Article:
Featured Science Paper
Isochronous information in a Greenland ice sheet radio-echo sounding data set
Glaciers draining ice from Greenland and West Antarctica have shown recent accelerations. This leads to rapid draw-down across regions of these large ice sheets. Over the longer term these ice-sheet draw-downs will lead to substantial rises in global sea level. To accurately predict these future changes it is necessary to correctly model ice-sheet flow. Thus the evaluation of ice-sheet models is one of the pressing problems in the study of climate change.
One good source of data for testing the ice-sheet models is from aircraft based ice-sheet surveys. The Center for Remote Sensing of Ice Sheets (CReSIS) Greenland airborne radio-echo soundings project has been aerially surveying Greenland over the past 20 years. The resultant radio-echo sounding data set is complex in that it has been acquired using an extensive, and continuously evolving, set of aircraft and radar systems. The data set of more than 200 gigabytes covers over 500,000km of flight path.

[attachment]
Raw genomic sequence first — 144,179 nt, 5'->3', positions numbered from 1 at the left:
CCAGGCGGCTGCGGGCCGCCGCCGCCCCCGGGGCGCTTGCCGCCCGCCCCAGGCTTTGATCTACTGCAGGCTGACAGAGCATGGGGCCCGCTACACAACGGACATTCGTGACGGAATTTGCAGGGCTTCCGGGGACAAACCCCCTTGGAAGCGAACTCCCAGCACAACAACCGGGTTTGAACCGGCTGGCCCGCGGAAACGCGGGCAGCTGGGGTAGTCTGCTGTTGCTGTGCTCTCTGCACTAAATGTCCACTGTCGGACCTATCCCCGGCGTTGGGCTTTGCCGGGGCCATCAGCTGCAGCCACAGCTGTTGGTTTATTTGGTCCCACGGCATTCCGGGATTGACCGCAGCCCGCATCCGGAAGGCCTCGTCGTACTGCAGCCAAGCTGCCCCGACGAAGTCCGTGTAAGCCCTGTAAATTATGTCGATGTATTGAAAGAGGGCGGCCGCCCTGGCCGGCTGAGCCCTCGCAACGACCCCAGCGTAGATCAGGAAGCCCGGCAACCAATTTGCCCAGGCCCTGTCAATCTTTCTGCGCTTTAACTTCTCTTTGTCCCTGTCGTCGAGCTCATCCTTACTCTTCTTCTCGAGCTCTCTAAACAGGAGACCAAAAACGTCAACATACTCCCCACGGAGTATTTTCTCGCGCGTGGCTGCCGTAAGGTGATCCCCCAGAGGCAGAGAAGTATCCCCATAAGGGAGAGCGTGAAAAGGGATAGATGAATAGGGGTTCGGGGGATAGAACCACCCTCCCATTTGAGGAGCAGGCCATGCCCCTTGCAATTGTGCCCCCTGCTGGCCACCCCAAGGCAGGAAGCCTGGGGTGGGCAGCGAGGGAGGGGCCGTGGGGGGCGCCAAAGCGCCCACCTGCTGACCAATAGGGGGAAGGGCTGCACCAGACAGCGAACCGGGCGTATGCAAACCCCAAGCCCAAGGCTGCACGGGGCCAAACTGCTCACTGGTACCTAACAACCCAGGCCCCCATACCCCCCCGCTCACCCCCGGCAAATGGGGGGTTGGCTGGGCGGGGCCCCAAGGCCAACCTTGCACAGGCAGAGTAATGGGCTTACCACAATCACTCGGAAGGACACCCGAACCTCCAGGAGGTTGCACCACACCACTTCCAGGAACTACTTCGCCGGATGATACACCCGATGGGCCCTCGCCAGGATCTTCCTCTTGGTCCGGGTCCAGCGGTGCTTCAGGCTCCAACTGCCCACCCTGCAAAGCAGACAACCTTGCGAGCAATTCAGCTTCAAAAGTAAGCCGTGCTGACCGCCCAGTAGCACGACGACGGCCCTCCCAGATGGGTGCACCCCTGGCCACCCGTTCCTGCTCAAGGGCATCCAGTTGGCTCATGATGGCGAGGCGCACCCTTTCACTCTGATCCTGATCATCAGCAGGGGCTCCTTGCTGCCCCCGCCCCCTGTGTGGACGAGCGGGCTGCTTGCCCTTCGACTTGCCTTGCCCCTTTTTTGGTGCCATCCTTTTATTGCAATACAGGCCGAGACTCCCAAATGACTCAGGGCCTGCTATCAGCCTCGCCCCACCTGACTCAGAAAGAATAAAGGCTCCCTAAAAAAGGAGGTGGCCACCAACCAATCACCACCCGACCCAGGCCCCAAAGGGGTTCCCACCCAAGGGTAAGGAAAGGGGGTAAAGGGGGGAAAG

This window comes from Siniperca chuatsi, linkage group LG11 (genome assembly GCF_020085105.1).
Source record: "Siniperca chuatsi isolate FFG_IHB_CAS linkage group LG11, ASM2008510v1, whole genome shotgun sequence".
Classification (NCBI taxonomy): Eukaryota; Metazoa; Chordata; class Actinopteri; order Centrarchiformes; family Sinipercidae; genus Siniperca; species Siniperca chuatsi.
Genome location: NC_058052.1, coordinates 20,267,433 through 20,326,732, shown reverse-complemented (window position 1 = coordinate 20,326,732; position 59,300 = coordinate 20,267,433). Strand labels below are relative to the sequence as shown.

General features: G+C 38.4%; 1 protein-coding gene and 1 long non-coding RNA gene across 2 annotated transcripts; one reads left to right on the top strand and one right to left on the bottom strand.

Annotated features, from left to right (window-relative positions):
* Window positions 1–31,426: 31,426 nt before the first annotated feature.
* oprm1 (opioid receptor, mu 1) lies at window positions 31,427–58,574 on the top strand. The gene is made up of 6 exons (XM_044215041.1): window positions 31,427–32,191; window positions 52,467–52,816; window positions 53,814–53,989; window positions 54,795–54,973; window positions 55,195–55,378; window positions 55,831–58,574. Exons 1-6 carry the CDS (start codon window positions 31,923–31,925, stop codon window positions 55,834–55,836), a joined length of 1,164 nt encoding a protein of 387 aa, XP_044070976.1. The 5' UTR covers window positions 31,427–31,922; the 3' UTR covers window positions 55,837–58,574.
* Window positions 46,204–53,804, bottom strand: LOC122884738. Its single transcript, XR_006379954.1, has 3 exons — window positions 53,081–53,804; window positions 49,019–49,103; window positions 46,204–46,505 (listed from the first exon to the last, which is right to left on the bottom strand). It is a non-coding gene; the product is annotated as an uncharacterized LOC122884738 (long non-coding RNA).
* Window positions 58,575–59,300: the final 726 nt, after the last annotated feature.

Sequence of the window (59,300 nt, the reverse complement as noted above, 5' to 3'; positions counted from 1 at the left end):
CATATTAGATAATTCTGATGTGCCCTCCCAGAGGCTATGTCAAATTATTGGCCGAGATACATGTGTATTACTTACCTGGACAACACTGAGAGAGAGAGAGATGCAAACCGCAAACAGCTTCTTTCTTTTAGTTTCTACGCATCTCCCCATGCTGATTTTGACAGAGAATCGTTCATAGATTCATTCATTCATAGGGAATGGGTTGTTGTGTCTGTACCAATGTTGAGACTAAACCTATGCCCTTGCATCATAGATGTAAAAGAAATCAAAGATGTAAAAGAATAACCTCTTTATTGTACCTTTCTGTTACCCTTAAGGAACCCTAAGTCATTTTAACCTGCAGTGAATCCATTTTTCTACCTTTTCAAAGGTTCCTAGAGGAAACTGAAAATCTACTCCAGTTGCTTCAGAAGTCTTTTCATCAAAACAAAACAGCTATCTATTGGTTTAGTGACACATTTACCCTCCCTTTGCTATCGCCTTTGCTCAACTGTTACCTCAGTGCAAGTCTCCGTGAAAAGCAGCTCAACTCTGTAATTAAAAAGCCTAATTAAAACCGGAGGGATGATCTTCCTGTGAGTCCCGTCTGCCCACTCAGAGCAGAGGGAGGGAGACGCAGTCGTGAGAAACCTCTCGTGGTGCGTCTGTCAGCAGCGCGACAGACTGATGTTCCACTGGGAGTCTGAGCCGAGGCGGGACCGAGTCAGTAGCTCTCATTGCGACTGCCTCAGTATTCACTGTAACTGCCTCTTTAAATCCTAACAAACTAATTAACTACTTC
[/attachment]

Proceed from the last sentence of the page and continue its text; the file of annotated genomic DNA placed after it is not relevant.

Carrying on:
This paper examines the question of how much information is contained within the large complex CReSIS data set. Here, we use new efficient automatic algorithms run on the British Antarctic Survey supercomputer to identify regions containing good ice-age data. We show that good data is present within 36% of the data set, between 1,000 and 3,000m in depth this rises to more than 50%. However we show that in regions where cold ice from 20,000 years ago is present there are few good ice-age data available. Ice structure data sets, based on the method pioneered here, will help enable the evaluation Greenland ice-sheet models.
Louise C. Sime, Nanna B. Karlsson, John D. Paden, and S. Prasad Gogineni
Geophysical Research Letters, doi:10.1002/2013GL057928, 2014